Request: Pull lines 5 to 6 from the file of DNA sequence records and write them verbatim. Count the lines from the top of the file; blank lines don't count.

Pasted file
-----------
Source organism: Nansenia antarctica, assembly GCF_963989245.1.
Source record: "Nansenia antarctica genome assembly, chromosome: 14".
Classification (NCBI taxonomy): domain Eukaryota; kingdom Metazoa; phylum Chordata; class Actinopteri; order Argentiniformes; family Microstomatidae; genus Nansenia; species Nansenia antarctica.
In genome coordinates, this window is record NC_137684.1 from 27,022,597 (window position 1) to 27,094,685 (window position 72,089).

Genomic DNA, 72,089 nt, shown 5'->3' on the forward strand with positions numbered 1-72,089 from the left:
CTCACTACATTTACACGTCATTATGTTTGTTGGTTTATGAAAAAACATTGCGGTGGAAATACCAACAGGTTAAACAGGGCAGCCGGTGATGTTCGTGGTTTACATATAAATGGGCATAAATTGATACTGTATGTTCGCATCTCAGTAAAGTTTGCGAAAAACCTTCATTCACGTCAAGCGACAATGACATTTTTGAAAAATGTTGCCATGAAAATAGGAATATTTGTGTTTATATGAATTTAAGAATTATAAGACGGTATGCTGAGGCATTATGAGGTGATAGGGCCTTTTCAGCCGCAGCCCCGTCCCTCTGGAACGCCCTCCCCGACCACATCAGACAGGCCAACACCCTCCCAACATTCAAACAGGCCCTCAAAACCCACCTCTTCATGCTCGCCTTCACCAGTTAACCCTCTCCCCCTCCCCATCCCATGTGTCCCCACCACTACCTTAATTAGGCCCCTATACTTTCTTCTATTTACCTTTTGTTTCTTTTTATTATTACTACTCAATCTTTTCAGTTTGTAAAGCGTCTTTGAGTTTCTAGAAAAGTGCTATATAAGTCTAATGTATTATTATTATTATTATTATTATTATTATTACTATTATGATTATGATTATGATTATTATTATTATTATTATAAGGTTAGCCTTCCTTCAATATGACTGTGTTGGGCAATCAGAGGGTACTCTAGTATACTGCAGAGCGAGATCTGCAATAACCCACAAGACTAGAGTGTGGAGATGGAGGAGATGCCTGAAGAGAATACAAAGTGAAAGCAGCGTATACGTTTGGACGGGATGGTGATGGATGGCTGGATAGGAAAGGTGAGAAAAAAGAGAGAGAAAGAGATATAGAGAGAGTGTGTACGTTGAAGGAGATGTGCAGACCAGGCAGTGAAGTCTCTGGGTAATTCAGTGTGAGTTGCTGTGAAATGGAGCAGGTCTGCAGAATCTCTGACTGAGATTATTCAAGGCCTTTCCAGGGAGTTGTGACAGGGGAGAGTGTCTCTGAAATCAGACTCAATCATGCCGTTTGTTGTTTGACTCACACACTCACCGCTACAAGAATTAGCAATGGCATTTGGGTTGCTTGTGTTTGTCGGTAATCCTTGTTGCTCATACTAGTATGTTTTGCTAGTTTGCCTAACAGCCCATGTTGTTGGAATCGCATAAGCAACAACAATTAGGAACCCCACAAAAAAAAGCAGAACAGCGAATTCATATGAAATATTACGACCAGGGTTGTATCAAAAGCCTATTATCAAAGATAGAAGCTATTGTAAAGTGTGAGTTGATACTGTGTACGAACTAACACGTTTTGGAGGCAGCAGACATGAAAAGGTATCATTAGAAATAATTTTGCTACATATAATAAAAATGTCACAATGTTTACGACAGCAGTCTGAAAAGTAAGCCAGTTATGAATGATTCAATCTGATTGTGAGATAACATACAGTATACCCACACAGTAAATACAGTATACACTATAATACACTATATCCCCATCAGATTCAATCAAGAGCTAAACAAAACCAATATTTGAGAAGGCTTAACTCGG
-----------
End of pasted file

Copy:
Genomic DNA, 72,089 nt, shown 5'->3' on the forward strand with positions numbered 1-72,089 from the left:
CTCACTACATTTACACGTCATTATGTTTGTTGGTTTATGAAAAAACATTGCGGTGGAAATACCAACAGGTTAAACAGGGCAGCCGGTGATGTTCGTGGTTTACATATAAATGGGCATAAATTGATACTGTATGTTCGCATCTCAGTAAAGTTTGCGAAAAACCTTCATTCACGTCAAGCGACAATGACATTTTTGAAAAATGTTGCCATGAAAATAGGAATATTTGTGTTTATATGAATTTAAGAATTATAAGACGGTATGCTGAGGCATTATGAGGTGATAGGGCCTTTTCAGCCGCAGCCCCGTCCCTCTGGAACGCCCTCCCCGACCACATCAGACAGGCCAACACCCTCCCAACATTCAAACAGGCCCTCAAAACCCACCTCTTCATGCTCGCCTTCACCAGTTAACCCTCTCCCCCTCCCCATCCCATGTGTCCCCACCACTACCTTAATTAGGCCCCTATACTTTCTTCTATTTACCTTTTGTTTCTTTTTATTATTACTACTCAATCTTTTCAGTTTGTAAAGCGTCTTTGAGTTTCTAGAAAAGTGCTATATAAGTCTAATGTATTATTATTATTATTATTATTATTATTATTACTATTATGATTATGATTATGATTATTATTATTATTATTATAAGGTTAGCCTTCCTTCAATATGACTGTGTTGGGCAATCAGAGGGTACTCTAGTATACTGCAGAGCGAGATCTGCAATAACCCACAAGACTAGAGTGTGGAGATGGAGGAGATGCCTGAAGAGAATACAAAGTGAAAGCAGCGTATACGTTTGGACGGGATGGTGATGGATGGCTGGATAGGAAAGGTGAGAAAAAAGAGAGAGAAAGAGATATAGAGAGAGTGTGTACGTTGAAGGAGATGTGCAGACCAGGCAGTGAAGTCTCTGGGTAATTCAGTGTGAGTTGCTGTGAAATGGAGCAGGTCTGCAGAATCTCTGACTGAGATTATTCAAGGCCTTTCCAGGGAGTTGTGACAGGGGAGAGTGTCTCTGAAATCAGACTCAATCATGCCGTTTGTTGTTTGACTCACACACTCACCGCTACAAGAATTAGCAATGGCATTTGGGTTGCTTGTGTTTGTCGGTAATCCTTGTTGCTCATACTAGTATGTTTTGCTAGTTTGCCTAACAGCCCATGTTGTTGGAATCGCATAAGCAACAACAATTAGGAACCCCACAAAAAAAAGCAGAACAGCGAATTCATATGAAATATTACGACCAGGGTTGTATCAAAAGCCTATTATCAAAGATAGAAGCTATTGTAAAGTGTGAGTTGATACTGTGTACGAACTAACACGTTTTGGAGGCAGCAGACATGAAAAGGTATCATTAGAAATAATTTTGCTACATATAATAAAAATGTCACAATGTTTACGACAGCAGTCTGAAAAGTAAGCCAGTTATGAATGATTCAATCTGATTGTGAGATAACATACAGTATACCCACACAGTAAATACAGTATACACTATAATACACTATATCCCCATCAGATTCAATCAAGAGCTAAACAAAACCAATATTTGAGAAGGCTTAACTCGG